Getting a slow-pitch softball to break is difficult. Generally, a thrown ball needs some velocity so the spin of the seams on the ball can fight the air, creating a difference of air pressure on one side of the ball, causing the ball to veer off from its original destination. This is known as a "break." A knuckleball, thrown with little to no rotation, is capable of breaking at very slow speeds. The air flowing over the stationary seams creates turbulence and pushes the ball around, making it look as if it is dancing.
File your fingernails with an emory board. Make all the fingernails on your throwing hand flat, approximately 1-millimeter long, so they can dig into the surface of the ball without bending. File them slowly while every so often digging them into a ball.
Put the ball deep in your palm. You should be able to balance the ball on your palm as if you are a waiter carrying a large tray of food to a table.
Curl all the fingers on your throwing hand until the fingernails dig into the surface of the ball. Avoid digging your fingernails into the seams. Fingernails in the seams can "catch" upon release and cause spin.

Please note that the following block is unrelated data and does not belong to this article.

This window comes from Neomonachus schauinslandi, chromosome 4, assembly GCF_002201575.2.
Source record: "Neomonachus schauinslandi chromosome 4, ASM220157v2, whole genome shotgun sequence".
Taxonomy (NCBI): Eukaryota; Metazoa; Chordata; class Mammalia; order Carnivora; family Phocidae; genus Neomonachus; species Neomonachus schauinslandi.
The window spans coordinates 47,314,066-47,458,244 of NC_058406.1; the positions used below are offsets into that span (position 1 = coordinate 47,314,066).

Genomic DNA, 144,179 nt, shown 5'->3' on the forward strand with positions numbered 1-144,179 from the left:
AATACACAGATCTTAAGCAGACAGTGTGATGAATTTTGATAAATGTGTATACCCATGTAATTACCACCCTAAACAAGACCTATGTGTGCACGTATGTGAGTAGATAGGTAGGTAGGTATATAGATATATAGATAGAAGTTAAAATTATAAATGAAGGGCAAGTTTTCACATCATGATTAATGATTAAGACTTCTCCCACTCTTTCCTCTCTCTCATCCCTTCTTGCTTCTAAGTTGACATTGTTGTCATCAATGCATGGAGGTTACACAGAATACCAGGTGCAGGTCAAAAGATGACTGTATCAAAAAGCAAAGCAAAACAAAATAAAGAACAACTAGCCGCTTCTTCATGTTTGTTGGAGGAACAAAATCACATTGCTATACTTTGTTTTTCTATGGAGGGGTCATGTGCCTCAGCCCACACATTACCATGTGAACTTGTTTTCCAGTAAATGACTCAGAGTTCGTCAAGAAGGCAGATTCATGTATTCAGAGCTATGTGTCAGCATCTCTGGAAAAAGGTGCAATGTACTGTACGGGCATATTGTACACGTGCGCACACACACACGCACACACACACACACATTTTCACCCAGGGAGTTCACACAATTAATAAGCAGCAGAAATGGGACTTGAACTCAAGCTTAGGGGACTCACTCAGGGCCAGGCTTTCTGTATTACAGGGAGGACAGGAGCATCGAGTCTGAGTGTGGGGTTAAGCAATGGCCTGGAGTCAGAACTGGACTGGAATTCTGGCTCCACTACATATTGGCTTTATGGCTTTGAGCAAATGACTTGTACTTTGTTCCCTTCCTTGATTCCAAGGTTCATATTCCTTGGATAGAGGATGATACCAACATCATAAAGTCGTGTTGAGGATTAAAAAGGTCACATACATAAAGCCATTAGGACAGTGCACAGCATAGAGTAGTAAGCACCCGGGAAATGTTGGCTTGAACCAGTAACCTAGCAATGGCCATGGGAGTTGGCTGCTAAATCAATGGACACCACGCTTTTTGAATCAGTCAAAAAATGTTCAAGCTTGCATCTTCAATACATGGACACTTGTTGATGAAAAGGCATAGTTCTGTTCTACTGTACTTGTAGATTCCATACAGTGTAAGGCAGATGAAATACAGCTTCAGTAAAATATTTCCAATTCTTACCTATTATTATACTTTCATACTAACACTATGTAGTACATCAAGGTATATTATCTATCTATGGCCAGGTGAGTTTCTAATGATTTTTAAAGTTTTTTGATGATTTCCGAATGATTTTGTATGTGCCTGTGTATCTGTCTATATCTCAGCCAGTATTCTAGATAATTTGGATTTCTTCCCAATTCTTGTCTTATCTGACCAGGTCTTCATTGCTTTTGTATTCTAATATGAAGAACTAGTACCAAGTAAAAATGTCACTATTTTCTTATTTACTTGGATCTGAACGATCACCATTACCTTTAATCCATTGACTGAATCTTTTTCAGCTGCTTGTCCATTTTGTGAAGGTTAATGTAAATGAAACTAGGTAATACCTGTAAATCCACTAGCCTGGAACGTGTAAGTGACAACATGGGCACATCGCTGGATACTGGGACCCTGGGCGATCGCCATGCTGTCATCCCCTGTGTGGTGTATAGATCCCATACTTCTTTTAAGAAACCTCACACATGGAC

Stabilize the ball in your palm by placing your thumb underneath the ball. Many people like to put counter-pressure on the ball, balancing out the pressure made by the fingernails.
Pull your hand back and lock your wrist. This motion should stretch the underside of your wrist, more easily seeing the veins. Keep your wrist stiff throughout the throw.
Step toward your target and throw underhand while keeping your wrist stiff.
Provide counter-pressure to the natural urge of the ball to spin out of your hand. Usually the ball spins forward toward the hitter if thrown conventionally so, as you release the ball and the ball wants to spin forward, you must flick your fingernails with just enough force to counteract. Too much force and the ball spins backwards, so practice this pitch often until the ball doesn't spin at all on the way to the plate.